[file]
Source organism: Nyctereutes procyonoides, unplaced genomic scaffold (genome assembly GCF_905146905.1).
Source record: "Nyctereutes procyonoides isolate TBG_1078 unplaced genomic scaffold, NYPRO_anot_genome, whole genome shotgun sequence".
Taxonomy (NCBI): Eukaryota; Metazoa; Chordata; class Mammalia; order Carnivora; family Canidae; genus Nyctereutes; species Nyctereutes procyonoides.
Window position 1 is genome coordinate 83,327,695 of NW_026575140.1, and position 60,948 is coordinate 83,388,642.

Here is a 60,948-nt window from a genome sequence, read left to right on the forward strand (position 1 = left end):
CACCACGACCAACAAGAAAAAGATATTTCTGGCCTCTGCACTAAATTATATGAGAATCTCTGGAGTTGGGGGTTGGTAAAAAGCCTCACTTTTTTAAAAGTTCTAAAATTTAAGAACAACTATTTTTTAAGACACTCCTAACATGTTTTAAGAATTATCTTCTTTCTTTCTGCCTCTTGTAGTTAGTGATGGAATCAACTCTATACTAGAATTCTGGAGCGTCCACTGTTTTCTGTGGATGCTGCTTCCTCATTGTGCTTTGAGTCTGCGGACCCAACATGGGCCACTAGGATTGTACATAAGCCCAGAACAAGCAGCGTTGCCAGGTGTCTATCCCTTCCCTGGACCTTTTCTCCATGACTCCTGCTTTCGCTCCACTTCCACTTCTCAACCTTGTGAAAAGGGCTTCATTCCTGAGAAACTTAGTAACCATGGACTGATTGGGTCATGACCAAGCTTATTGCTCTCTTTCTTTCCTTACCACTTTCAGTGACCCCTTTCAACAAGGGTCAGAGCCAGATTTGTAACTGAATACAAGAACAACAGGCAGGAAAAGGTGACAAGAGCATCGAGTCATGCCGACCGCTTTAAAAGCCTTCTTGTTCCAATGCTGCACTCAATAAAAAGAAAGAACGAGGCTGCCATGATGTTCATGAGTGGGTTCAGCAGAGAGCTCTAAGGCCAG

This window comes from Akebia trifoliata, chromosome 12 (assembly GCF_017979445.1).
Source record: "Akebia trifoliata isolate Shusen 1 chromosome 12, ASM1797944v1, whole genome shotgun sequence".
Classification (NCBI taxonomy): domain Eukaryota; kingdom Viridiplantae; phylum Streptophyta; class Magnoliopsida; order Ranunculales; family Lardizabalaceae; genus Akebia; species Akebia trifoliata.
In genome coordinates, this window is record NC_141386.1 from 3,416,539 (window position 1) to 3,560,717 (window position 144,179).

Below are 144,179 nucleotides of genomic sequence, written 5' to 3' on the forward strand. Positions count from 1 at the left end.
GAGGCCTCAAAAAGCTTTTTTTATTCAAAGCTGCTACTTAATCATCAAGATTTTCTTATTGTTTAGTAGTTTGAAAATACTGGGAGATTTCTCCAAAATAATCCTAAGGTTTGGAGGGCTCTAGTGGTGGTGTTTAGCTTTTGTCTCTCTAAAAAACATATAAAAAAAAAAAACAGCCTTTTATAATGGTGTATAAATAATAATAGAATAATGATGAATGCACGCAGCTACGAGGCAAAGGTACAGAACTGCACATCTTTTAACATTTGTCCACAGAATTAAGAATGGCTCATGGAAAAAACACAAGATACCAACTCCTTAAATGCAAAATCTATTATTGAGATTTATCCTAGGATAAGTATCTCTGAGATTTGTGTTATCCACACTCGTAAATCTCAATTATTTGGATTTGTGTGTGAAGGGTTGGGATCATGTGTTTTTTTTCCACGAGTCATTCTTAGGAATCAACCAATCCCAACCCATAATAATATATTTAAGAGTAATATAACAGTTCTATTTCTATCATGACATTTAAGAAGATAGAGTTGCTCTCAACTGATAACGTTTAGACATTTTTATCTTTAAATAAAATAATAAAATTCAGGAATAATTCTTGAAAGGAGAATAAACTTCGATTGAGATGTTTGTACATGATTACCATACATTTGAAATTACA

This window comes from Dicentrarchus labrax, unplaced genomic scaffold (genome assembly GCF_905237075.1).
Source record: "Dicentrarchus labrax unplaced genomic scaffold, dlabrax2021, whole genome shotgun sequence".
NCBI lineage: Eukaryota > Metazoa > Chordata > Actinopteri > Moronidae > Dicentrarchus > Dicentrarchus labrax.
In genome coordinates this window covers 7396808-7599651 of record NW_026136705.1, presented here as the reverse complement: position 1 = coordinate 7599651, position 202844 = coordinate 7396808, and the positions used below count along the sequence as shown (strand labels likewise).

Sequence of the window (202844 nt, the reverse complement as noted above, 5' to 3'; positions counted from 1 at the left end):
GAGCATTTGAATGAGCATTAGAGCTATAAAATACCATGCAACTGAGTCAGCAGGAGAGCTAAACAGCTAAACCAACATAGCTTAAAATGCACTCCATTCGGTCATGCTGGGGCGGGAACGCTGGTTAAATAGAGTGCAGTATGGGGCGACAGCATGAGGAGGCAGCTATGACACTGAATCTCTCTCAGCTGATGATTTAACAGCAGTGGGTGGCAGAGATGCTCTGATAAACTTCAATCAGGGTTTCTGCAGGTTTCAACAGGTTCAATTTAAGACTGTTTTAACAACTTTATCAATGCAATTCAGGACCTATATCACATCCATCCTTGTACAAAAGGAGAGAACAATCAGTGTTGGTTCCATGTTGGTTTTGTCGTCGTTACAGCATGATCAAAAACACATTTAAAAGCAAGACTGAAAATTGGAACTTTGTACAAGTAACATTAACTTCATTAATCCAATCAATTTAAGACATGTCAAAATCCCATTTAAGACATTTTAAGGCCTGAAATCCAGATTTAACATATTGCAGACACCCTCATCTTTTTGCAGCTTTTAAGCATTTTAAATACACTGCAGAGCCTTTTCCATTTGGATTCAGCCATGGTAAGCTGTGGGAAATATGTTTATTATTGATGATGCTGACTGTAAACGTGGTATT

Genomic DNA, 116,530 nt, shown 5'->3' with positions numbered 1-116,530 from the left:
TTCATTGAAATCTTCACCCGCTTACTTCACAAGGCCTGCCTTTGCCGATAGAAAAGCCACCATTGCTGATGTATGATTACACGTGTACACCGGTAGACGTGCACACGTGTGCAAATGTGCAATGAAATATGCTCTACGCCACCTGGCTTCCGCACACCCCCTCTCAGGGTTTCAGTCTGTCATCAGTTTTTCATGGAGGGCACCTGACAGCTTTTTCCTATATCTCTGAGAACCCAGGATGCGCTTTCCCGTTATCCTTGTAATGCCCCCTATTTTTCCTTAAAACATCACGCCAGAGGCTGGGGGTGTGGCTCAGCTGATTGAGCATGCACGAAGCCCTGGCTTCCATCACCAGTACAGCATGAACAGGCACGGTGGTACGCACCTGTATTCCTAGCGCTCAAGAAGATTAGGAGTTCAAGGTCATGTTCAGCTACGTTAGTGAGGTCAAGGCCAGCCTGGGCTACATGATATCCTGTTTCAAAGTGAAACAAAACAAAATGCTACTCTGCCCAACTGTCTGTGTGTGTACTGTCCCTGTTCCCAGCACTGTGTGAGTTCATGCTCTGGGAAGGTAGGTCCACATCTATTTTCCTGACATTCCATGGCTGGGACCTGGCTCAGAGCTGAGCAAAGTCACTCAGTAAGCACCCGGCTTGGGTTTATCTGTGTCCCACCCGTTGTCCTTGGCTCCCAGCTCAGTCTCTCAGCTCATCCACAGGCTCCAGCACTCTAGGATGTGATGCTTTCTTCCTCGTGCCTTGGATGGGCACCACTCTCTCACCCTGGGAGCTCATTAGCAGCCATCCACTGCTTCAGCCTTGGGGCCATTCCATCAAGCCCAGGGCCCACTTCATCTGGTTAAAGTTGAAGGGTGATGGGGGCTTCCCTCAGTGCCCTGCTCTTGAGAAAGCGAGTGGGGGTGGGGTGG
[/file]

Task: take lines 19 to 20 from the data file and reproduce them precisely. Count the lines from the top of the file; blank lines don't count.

Genomic DNA, 116,530 nt, shown 5'->3' with positions numbered 1-116,530 from the left:
TTCATTGAAATCTTCACCCGCTTACTTCACAAGGCCTGCCTTTGCCGATAGAAAAGCCACCATTGCTGATGTATGATTACACGTGTACACCGGTAGACGTGCACACGTGTGCAAATGTGCAATGAAATATGCTCTACGCCACCTGGCTTCCGCACACCCCCTCTCAGGGTTTCAGTCTGTCATCAGTTTTTCATGGAGGGCACCTGACAGCTTTTTCCTATATCTCTGAGAACCCAGGATGCGCTTTCCCGTTATCCTTGTAATGCCCCCTATTTTTCCTTAAAACATCACGCCAGAGGCTGGGGGTGTGGCTCAGCTGATTGAGCATGCACGAAGCCCTGGCTTCCATCACCAGTACAGCATGAACAGGCACGGTGGTACGCACCTGTATTCCTAGCGCTCAAGAAGATTAGGAGTTCAAGGTCATGTTCAGCTACGTTAGTGAGGTCAAGGCCAGCCTGGGCTACATGATATCCTGTTTCAAAGTGAAACAAAACAAAATGCTACTCTGCCCAACTGTCTGTGTGTGTACTGTCCCTGTTCCCAGCACTGTGTGAGTTCATGCTCTGGGAAGGTAGGTCCACATCTATTTTCCTGACATTCCATGGCTGGGACCTGGCTCAGAGCTGAGCAAAGTCACTCAGTAAGCACCCGGCTTGGGTTTATCTGTGTCCCACCCGTTGTCCTTGGCTCCCAGCTCAGTCTCTCAGCTCATCCACAGGCTCCAGCACTCTAGGATGTGATGCTTTCTTCCTCGTGCCTTGGATGGGCACCACTCTCTCACCCTGGGAGCTCATTAGCAGCCATCCACTGCTTCAGCCTTGGGGCCATTCCATCAAGCCCAGGGCCCACTTCATCTGGTTAAAGTTGAAGGGTGATGGGGGCTTCCCTCAGTGCCCTGCTCTTGAGAAAGCGAGTGGGGGTGGGGTGG